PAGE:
Christopher C. Krebs, Director of Cybersecurity and Infrastructure Security Agency issued a warning about a potential new wave of Iranian cyber-attacks targeting U.S. assets after Maj. Gen. Qassim Suleimani was killed by a U.S. airstrike at the Baghdad airport in Iraq.
“Given recent developments, re-upping our statement from the summer,” Krebs said in a rare warning on Twitter.
“Bottom line: time to brush up on Iranian TTPs and pay close attention to your critical systems, particularly ICS,” he added. “Make sure you’re also watching third party accesses!”
“The Department of Homeland Security stands ready to confront and combat any and all threats facing our homeland,” Acting Secretary Chad F. Wolf also said today in a statement.
“While there are currently no specific, credible threats against our homeland, DHS continues to monitor the situation and work with our Federal, State and local partners to ensure the safety of every American.”
Statement on June 2019 data wiper attacks
CISA also warned in June 2019 of an increase in cyberattacks utilizing destructive wiper tools targeting U.S. industries and government agencies by Iranian actors or proxies.
According to Krebs’ June statement on Iranian cybersecurity threats also published on Twitter, these attacks were conducted using common tactics such as credential stuffing, spear phishing, and password spraying.
“What might start as an account compromise, where you think you might just lose data, can quickly become a situation where you’ve lost your whole network,” CISA’s Director said.
While Krebs’ statement did not point to any specific attack, previous attacks that utilized wiper malware show the amount of damage they can lead to:
- In 2012, Shamoon was used as a political protest against Saudi Arabia, leading to the destruction of data on more than 30,000 computers.
- In 2017, the NotPetya wiper used the EternalBlue exploit to infect vulnerable systems.
- Again in 2017, another anti-Israel & pro-Palestinian data wiper dubbed IsraBye pretended to be ransomware.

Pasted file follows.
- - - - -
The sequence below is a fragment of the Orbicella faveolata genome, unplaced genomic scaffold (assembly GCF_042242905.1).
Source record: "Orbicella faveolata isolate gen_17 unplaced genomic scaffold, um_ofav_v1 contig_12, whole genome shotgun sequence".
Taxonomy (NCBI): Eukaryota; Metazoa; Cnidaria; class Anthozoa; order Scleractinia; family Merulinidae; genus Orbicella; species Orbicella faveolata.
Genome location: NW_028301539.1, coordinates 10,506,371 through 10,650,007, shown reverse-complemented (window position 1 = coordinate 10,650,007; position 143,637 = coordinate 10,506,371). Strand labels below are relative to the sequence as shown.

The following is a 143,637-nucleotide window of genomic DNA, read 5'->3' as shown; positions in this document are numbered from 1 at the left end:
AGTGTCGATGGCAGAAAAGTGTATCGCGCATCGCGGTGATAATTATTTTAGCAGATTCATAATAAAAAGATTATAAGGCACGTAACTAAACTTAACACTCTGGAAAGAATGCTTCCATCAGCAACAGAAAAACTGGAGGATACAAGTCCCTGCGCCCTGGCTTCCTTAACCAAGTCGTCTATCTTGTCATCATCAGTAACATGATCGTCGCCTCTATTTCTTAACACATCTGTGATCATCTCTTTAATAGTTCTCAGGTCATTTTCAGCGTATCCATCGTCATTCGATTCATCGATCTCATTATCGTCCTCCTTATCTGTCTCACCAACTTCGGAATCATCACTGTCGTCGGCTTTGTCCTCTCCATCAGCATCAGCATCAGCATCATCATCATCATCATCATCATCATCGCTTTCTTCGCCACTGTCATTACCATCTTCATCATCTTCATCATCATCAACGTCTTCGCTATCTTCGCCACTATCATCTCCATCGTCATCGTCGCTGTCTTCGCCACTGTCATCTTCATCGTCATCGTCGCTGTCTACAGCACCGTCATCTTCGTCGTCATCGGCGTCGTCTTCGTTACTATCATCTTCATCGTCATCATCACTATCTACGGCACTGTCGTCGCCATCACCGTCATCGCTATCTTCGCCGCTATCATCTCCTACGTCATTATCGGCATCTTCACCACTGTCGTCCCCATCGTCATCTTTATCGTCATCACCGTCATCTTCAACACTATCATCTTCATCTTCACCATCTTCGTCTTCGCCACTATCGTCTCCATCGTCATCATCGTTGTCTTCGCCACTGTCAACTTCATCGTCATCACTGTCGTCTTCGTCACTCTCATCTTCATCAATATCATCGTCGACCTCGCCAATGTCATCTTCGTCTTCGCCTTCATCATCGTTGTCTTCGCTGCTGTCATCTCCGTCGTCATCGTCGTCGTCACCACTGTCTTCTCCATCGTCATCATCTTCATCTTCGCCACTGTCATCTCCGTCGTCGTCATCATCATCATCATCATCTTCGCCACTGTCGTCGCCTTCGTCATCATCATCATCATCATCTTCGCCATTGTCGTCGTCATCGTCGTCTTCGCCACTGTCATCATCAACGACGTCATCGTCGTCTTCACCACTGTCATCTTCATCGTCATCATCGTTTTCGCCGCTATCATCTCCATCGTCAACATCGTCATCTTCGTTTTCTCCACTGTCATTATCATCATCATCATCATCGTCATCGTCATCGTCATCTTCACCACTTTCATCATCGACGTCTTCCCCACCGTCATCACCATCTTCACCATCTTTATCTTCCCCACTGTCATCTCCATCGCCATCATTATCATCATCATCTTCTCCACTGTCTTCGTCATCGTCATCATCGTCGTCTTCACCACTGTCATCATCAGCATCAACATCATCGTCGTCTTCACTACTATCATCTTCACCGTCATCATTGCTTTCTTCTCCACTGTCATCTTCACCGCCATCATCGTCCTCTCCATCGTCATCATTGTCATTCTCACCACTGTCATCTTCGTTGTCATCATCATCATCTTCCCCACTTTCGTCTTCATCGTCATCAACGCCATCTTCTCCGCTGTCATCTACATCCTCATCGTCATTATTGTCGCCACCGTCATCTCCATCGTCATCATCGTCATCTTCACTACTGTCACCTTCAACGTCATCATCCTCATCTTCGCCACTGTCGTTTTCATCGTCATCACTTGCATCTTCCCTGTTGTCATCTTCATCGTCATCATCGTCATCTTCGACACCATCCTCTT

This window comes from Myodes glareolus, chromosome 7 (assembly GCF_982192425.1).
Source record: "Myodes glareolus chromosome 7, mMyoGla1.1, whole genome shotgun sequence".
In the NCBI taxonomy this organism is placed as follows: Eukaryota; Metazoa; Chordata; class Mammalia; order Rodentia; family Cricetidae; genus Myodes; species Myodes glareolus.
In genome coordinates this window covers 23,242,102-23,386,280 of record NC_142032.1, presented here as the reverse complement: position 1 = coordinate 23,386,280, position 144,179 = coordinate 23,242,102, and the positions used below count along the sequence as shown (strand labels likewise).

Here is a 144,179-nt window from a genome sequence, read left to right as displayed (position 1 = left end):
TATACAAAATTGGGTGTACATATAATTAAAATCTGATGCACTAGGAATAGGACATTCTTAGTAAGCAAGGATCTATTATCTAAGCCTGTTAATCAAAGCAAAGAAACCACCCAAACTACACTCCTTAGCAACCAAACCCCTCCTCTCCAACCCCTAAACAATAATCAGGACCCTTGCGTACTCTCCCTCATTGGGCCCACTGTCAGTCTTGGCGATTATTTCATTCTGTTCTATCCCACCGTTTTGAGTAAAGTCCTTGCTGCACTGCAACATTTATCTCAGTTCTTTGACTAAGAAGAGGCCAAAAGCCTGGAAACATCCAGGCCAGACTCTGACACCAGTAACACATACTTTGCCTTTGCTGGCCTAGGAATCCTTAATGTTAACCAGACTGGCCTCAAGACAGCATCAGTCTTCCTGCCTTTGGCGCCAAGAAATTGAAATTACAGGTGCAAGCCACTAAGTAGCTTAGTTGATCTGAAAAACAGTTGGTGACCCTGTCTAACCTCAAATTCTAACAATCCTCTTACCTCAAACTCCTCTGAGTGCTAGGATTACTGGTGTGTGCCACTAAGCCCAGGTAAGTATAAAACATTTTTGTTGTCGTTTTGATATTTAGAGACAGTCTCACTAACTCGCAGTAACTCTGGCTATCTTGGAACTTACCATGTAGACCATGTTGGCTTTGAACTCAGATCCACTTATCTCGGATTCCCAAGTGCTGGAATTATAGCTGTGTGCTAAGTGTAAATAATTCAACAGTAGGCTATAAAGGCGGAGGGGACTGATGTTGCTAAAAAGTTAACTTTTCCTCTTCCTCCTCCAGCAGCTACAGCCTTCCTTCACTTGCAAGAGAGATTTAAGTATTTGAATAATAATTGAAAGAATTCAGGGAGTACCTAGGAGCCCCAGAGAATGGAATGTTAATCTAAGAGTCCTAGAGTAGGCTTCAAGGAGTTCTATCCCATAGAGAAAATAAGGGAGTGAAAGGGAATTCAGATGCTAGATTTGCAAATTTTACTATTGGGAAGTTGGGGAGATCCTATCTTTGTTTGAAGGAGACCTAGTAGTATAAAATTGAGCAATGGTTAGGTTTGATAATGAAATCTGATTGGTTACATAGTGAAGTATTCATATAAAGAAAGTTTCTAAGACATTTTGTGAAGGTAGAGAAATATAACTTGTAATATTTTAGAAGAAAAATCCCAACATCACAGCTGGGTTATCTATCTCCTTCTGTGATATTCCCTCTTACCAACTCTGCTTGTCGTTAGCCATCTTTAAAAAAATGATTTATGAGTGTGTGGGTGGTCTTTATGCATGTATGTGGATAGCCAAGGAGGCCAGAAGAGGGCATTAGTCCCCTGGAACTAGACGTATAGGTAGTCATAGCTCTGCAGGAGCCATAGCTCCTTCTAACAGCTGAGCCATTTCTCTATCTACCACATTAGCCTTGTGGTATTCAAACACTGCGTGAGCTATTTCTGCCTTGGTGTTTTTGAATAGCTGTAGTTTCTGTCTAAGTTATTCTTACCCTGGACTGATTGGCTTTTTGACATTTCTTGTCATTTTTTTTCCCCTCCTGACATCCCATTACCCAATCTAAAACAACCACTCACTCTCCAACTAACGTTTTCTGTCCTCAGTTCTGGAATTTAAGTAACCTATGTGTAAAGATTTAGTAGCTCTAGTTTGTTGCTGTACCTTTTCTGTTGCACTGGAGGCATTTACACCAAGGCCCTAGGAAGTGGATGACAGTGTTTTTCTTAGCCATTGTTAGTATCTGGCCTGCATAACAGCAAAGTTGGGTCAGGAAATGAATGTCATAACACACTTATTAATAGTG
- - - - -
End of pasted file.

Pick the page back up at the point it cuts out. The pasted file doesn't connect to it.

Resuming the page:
- In 2018, a hacker group attempted to hack Banco de Chile’s systems to obtain the bank’s access credentials for the SWIFT network. They deployed the KillDisk wiper in the attack to destroy data and takedown roughly 9,000 computers and 500 servers. This allowed them to mislead security teams while they got away with around $10 million.
- Also in 2018, yet another wiper called Olympic Destroyer was used to attack the Pyeongchang 2018 Winter Olympics’ computer systems.
Krebs suggested the following CISA bulletins to those who want to learn more about how to effectively protect against such attacks:
- Brute Force Attacks Conducted by Cyber Actors
- Avoiding Social Engineering and Phishing Attacks
- Protecting Against Ransomware
- Recovering from Viruses, Worms, and Trojan Horses
For those who are only interested in the best way to defend against a wiper malware attack, having a working backup of all the data is the best way to get back up and running just like in the case of a ransomware infection.
With a secure and safe backup, even if attackers are able to gain access to your network or computers and wipe data, you can simply and quickly restore all the data.
“Iran has leveraged wiper malware in destructive attacks on several occasions in recent years,” John Hultquist, FireEye Director of Intelligence Analysis adds. “Though, for the most part, these incidents did not affect the most sensitive industrial control systems, they did result in serious disruptions to operations.
We are concerned that attempts by Iranian actors to gain access to industrial control system software providers could be leveraged to gain widespread access to critical infrastructure simultaneously. In the past, subverting the supply chain has been the means to prolific deployment of destructive malware by Russian and North Korean actors.”
“We are already seeing Iranian disinformation efforts by these networks surrounding last night’s strike, and the U.S. should expect that Iranian influence efforts surrounding the U.S. will increase over the coming days or weeks as political developments evolve,” Lee Foster, FireEye Intelligence Information Operations Analysis Senior Manager, also explains.